The U.S. Coast Guard said early Wednesday that underwater noises were detected in the search area of the missing submersible last seen on Sunday. 

The Coast Guard said the sounds were detected by a Canadian P-3 aircraft. The Coast Guard deployed underwater ROV operations in an attempt to “explore the origin of the noises.” 

Those searches yielded negative results, the Coast Guard said. 

The Coast Guard added that the data will be considered in future search plans. 

U.S. and Canadian officials have joined OceanGate in the search for Titan, which entered the waters of the Atlantic Ocean early Sunday. The submersible was headed down to a depth of over 12,000 feet to explore the Titanic shipwreck when it lost communication about an hour and 45 minutes into the trip. 

SEE MORE: Who are the people aboard the missing Titanic submersible?

Capt. Jamie Frederick of the Coast Guard said there is enough oxygen in Titan to survive for 96 hours. Frederick said he would expect the submersible to run out of oxygen by Thursday morning if it remains intact. 

There were five people inside Titan, including OceanGate CEO Stockton Rush.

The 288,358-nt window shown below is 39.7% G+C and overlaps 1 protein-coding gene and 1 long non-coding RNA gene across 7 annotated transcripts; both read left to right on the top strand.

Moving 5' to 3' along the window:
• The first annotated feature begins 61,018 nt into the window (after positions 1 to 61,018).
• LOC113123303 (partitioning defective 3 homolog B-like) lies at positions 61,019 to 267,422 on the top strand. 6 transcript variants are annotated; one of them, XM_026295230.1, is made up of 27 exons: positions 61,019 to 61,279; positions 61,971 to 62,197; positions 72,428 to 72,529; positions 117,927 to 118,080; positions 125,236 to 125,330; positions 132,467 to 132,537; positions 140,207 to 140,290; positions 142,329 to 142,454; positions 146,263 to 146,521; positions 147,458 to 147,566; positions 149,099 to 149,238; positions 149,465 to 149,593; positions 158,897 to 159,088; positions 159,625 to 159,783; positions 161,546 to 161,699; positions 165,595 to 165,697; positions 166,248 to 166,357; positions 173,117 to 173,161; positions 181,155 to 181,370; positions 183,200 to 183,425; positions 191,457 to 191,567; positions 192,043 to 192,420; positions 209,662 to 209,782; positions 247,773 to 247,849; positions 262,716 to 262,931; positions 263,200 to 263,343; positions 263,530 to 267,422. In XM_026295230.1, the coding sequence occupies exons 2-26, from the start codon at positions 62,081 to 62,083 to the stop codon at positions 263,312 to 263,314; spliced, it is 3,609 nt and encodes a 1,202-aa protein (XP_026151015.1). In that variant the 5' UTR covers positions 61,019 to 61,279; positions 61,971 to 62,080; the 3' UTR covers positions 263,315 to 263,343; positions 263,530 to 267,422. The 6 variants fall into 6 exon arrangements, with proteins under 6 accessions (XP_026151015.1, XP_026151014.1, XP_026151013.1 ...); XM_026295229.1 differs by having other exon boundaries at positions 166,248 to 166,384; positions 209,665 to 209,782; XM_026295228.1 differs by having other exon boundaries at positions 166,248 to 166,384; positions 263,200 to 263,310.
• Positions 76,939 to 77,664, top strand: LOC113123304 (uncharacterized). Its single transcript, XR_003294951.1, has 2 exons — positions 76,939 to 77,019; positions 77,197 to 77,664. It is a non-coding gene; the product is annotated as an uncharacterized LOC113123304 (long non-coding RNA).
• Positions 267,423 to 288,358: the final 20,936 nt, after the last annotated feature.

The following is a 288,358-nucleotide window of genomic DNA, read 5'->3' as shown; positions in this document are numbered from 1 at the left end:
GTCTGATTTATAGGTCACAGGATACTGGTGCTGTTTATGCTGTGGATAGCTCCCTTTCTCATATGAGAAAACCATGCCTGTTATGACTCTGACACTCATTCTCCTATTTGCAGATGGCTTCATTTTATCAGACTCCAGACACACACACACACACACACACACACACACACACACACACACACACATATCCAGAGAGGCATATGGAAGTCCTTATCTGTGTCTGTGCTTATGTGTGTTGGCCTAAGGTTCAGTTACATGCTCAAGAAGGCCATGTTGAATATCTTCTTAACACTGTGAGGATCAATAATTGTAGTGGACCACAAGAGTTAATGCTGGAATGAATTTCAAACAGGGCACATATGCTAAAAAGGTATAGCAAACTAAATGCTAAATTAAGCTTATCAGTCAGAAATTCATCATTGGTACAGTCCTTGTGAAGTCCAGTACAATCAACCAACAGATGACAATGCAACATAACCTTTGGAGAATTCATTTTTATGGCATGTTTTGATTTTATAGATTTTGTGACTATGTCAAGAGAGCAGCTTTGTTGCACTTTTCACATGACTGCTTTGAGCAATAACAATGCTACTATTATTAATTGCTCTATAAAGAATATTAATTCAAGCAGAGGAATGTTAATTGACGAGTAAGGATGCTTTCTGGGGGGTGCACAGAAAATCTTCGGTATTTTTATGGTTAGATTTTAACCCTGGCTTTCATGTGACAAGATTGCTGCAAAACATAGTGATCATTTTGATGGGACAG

“Our crews are working around the clock to ensure that we are doing everything possible to locate the Titan and the five crew members,” Frederick said. 

There were questions on Tuesday on what would happen if the submersible was found. Frederick said getting salvage equipment to the search site was a “top priority.”

“What I can tell you is there is a full-court press effort to get equipment on scene as quickly as we can,” he said. 

As of Tuesday, officials have searched a 10,000-square-mile area by air and sea. The search area is centered about 900 miles east of Cape Cod.

SEE MORE: NASA helped make the Titanic submersible that is now missing

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